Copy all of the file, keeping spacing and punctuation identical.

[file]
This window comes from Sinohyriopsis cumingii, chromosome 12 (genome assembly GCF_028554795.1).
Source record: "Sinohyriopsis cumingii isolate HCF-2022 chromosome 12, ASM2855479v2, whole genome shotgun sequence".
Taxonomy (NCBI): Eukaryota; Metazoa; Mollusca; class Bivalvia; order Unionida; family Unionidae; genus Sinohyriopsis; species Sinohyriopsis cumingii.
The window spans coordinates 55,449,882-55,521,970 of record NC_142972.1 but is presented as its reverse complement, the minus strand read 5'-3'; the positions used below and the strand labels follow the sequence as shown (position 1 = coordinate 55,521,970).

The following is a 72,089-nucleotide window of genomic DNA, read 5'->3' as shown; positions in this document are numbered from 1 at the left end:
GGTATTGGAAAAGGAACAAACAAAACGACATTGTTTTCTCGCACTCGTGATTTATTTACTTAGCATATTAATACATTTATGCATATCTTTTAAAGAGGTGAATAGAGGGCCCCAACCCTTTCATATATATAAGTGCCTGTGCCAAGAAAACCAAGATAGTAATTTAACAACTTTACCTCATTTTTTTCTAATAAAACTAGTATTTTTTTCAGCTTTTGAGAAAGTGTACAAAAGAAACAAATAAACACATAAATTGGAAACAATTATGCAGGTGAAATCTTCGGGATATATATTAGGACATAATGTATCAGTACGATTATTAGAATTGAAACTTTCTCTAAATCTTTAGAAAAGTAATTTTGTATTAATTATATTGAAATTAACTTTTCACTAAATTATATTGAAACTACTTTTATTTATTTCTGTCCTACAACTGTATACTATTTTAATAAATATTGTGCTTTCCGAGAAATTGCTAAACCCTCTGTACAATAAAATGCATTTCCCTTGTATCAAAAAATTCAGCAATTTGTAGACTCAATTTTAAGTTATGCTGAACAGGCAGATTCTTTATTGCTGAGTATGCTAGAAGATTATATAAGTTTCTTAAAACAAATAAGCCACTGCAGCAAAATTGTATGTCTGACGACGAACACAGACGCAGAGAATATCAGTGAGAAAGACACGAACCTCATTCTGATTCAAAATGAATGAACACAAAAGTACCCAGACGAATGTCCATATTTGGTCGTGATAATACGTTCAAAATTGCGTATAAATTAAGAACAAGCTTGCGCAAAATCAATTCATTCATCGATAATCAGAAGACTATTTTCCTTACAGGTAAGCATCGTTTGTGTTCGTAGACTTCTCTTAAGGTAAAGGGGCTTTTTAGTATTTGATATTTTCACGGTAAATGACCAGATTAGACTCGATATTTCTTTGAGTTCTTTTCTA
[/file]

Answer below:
This window comes from Sinohyriopsis cumingii, chromosome 12 (genome assembly GCF_028554795.1).
Source record: "Sinohyriopsis cumingii isolate HCF-2022 chromosome 12, ASM2855479v2, whole genome shotgun sequence".
Taxonomy (NCBI): Eukaryota; Metazoa; Mollusca; class Bivalvia; order Unionida; family Unionidae; genus Sinohyriopsis; species Sinohyriopsis cumingii.
The window spans coordinates 55,449,882-55,521,970 of record NC_142972.1 but is presented as its reverse complement, the minus strand read 5'-3'; the positions used below and the strand labels follow the sequence as shown (position 1 = coordinate 55,521,970).

The following is a 72,089-nucleotide window of genomic DNA, read 5'->3' as shown; positions in this document are numbered from 1 at the left end:
GGTATTGGAAAAGGAACAAACAAAACGACATTGTTTTCTCGCACTCGTGATTTATTTACTTAGCATATTAATACATTTATGCATATCTTTTAAAGAGGTGAATAGAGGGCCCCAACCCTTTCATATATATAAGTGCCTGTGCCAAGAAAACCAAGATAGTAATTTAACAACTTTACCTCATTTTTTTCTAATAAAACTAGTATTTTTTTCAGCTTTTGAGAAAGTGTACAAAAGAAACAAATAAACACATAAATTGGAAACAATTATGCAGGTGAAATCTTCGGGATATATATTAGGACATAATGTATCAGTACGATTATTAGAATTGAAACTTTCTCTAAATCTTTAGAAAAGTAATTTTGTATTAATTATATTGAAATTAACTTTTCACTAAATTATATTGAAACTACTTTTATTTATTTCTGTCCTACAACTGTATACTATTTTAATAAATATTGTGCTTTCCGAGAAATTGCTAAACCCTCTGTACAATAAAATGCATTTCCCTTGTATCAAAAAATTCAGCAATTTGTAGACTCAATTTTAAGTTATGCTGAACAGGCAGATTCTTTATTGCTGAGTATGCTAGAAGATTATATAAGTTTCTTAAAACAAATAAGCCACTGCAGCAAAATTGTATGTCTGACGACGAACACAGACGCAGAGAATATCAGTGAGAAAGACACGAACCTCATTCTGATTCAAAATGAATGAACACAAAAGTACCCAGACGAATGTCCATATTTGGTCGTGATAATACGTTCAAAATTGCGTATAAATTAAGAACAAGCTTGCGCAAAATCAATTCATTCATCGATAATCAGAAGACTATTTTCCTTACAGGTAAGCATCGTTTGTGTTCGTAGACTTCTCTTAAGGTAAAGGGGCTTTTTAGTATTTGATATTTTCACGGTAAATGACCAGATTAGACTCGATATTTCTTTGAGTTCTTTTCTA